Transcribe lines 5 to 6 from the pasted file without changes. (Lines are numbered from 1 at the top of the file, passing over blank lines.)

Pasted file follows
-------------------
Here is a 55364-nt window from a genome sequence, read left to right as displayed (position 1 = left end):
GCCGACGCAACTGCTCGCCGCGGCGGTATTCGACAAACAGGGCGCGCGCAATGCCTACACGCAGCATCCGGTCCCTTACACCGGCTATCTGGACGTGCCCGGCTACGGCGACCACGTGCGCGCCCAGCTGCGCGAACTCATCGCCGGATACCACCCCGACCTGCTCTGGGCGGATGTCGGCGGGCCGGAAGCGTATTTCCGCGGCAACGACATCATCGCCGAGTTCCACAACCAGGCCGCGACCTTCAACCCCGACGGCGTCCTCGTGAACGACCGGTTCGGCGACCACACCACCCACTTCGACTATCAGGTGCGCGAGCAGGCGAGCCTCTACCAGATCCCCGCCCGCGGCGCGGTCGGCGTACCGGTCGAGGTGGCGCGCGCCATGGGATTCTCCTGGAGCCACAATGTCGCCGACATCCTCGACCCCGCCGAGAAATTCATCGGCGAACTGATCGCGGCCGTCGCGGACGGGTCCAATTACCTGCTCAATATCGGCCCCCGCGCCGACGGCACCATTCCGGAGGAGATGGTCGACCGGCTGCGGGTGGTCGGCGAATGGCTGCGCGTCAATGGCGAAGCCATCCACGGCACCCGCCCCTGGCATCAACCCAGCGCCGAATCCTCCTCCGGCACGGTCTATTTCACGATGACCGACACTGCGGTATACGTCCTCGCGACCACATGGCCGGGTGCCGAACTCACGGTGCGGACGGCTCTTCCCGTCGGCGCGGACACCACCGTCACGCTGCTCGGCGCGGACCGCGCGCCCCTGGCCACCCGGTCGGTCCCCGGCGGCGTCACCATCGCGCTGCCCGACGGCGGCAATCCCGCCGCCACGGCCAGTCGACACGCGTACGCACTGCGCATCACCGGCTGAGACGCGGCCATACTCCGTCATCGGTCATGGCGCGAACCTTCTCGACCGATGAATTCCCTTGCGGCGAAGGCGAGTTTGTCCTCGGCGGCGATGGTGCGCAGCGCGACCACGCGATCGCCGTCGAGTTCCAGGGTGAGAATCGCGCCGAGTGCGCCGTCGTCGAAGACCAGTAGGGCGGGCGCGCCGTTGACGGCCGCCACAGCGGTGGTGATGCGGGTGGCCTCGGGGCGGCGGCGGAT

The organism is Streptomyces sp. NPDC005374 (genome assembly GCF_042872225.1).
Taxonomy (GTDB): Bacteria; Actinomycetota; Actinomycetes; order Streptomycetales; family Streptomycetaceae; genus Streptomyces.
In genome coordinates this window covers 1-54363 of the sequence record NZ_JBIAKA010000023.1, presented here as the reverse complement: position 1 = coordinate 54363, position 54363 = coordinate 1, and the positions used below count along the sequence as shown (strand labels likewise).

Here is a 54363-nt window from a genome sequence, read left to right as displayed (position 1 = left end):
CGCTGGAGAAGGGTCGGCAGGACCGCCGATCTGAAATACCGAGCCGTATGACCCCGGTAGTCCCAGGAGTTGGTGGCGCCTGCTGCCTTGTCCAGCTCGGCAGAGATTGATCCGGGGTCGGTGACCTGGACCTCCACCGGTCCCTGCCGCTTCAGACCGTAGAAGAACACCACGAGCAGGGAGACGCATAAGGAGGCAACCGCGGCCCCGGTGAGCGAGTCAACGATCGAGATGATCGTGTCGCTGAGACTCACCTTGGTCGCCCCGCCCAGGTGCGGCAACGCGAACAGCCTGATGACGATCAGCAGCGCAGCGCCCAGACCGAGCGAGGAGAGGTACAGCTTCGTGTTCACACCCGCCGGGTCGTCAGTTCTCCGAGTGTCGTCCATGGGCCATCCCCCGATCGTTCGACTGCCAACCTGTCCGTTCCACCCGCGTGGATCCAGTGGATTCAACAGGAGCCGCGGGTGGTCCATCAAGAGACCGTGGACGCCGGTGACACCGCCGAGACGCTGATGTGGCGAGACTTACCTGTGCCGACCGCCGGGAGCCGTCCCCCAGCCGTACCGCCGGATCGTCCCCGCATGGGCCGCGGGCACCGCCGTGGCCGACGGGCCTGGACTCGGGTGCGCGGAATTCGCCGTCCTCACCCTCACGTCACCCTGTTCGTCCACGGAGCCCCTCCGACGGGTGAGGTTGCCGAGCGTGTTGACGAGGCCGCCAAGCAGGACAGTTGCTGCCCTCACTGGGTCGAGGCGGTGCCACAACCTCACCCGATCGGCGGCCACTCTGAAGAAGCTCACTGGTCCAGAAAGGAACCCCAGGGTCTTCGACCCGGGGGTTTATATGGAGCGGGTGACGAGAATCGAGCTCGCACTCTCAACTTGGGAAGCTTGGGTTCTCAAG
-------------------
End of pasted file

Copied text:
In genome coordinates this window covers 1-54363 of the sequence record NZ_JBIAKA010000023.1, presented here as the reverse complement: position 1 = coordinate 54363, position 54363 = coordinate 1, and the positions used below count along the sequence as shown (strand labels likewise).

Here is a 54363-nt window from a genome sequence, read left to right as displayed (position 1 = left end):